The licensing of the Aboriginal Flag by its designer and copyright owner, Harold Thomas, has been the cause of significant controversy in recent years. Specifically, the decision by Thomas to grant an exclusive, worldwide licence for reproduction of the Aboriginal Flag on clothing, physical objects and digital media to two specific companies has forced businesses and individuals to either pay a substantial licence fee to reproduce the Aboriginal Flag or cease to reproduce the flag entirely unless explicit exemptions are granted. This has led to ongoing calls for the Aboriginal Flag to be freed from the restrictions imposed by this licensing arrangement — culminating in a Federal Senate inquiry, the Select committee on the Aboriginal Flag. In anticipation of the final report of the findings of the Select committee, we wish to make this statement to clarify our position on the copyright of the Aboriginal Flag and how it relates to our cause — a proposal for an alternative flag of Australia.
It must be recognised that the controversy surrounding the licensing of the Aboriginal Flag is not a standalone issue but is the result of the inadequacy of existing Australian law. As the copyright owner of the Aboriginal Flag, Harold Thomas reserves the right to dictate how his flag design may be used by others. However, with very few limitations to the extent that copyright can be used to restrict the use of a creative work under Australian law, a strange scenario now exists in which the Aboriginal Flag is both a cultural icon recognised as an official flag of Australia that simultaneously requires the payment of a licence fee or explicit consent from the designer for every instance of its reproduction. This includes personal, non-commercial use of the Aboriginal Flag such as getting the flag as a tattoo. This has always been the case and has only now become contentious due to the decision by Thomas to grant certain companies the exclusive right to exploit his design commercially and thereby take action to actively prevent others from reproducing his flag design without paying a licence fee.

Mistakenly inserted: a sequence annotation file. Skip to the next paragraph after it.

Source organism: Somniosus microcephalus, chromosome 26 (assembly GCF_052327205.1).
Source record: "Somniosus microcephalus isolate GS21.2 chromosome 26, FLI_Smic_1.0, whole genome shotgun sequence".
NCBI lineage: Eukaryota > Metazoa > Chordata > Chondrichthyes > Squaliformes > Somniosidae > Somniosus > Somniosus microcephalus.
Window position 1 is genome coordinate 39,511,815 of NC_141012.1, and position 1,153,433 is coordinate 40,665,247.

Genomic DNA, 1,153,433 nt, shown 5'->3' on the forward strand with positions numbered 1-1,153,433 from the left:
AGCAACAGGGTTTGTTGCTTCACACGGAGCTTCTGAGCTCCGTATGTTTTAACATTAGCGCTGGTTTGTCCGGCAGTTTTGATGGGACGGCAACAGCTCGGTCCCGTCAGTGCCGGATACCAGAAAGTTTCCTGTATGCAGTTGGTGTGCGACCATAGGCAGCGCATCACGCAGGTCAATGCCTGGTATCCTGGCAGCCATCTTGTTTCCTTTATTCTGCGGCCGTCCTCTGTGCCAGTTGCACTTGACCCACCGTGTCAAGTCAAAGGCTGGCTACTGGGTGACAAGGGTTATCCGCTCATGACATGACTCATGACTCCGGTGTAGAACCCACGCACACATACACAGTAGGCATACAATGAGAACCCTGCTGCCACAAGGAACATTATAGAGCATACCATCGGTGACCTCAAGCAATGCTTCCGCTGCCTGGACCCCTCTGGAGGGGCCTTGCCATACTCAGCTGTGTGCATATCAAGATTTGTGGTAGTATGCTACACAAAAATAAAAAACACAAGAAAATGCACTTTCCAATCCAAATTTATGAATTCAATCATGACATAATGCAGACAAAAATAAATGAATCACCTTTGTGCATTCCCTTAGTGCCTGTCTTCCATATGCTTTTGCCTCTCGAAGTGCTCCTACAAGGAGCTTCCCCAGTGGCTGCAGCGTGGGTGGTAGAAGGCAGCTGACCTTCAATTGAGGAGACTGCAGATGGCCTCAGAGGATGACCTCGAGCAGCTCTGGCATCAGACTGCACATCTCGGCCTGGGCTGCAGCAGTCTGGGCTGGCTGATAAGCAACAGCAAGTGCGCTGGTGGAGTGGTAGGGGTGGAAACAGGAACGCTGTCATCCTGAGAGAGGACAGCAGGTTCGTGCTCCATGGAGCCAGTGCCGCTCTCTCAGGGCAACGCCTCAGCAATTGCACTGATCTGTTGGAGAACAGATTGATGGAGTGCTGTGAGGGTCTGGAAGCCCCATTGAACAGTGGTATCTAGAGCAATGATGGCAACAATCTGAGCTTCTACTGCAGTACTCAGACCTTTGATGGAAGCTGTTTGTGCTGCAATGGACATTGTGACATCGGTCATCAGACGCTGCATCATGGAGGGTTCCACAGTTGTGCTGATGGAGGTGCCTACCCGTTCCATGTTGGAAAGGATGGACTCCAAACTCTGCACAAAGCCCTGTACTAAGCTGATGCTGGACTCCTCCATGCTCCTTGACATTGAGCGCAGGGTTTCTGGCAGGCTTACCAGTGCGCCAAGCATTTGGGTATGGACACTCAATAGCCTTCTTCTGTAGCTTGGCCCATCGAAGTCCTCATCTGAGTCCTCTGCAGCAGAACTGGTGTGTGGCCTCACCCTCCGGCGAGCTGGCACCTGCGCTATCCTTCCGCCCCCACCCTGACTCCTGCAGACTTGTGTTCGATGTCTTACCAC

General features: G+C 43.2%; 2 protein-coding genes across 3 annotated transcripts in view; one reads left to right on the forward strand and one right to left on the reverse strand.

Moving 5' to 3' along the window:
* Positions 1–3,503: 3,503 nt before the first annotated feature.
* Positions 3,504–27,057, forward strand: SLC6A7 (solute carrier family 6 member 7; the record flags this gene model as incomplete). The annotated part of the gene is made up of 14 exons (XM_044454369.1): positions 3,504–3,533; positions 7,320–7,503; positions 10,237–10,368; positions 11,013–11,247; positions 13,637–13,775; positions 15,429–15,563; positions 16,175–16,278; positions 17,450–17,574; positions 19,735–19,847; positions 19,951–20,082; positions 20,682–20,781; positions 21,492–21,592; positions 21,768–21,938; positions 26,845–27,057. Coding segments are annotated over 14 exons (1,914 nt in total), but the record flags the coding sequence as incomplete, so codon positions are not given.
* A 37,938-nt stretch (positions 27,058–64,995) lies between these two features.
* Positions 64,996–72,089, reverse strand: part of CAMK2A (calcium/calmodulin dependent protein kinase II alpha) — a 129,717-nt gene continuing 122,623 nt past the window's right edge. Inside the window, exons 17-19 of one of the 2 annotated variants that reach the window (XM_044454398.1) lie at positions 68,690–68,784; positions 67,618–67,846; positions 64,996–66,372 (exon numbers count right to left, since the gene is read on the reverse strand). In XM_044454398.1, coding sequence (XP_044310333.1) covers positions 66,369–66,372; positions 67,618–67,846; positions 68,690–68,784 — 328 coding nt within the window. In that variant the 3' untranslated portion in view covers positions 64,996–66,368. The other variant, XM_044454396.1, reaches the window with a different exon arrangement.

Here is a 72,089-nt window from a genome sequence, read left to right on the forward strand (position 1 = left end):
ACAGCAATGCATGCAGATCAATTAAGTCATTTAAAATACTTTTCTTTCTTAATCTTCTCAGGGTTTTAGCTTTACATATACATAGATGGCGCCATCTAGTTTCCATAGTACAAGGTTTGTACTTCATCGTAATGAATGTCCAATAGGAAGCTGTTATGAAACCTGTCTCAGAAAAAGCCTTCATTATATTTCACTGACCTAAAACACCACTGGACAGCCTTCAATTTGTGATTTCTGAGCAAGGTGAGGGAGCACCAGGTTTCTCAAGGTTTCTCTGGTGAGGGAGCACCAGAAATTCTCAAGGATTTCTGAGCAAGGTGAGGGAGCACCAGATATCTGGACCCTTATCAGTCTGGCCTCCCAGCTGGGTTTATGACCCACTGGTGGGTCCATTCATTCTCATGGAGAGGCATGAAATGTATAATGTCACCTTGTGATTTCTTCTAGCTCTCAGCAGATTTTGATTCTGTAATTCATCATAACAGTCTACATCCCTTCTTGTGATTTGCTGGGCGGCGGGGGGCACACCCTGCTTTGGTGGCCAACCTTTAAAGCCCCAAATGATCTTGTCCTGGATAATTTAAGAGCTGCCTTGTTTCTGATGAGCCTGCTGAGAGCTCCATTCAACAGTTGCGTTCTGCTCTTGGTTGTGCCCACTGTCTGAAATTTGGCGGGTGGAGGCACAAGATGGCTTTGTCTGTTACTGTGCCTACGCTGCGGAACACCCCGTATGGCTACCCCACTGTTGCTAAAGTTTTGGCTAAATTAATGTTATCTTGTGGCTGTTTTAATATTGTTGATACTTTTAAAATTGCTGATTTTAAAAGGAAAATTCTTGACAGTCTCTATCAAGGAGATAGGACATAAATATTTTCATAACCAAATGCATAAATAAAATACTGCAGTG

Existing Australian law provides important protections for creators that allow them to exert control over how their work may or may not be used. However, the dilemma now facing the Aboriginal Flag illustrates the inability of our current laws to differentiate between the infringement of copyright and the innate reproduction of creative works that forms an intrinsic part of human society. Frequently, copyrighted works become iconic symbols of cultural significance — their value is derived from the deliberate reuse of such works by members of a community and not simply the ingenuity of their creator alone. However, our current laws provide no mechanism to recognise and permit this usage.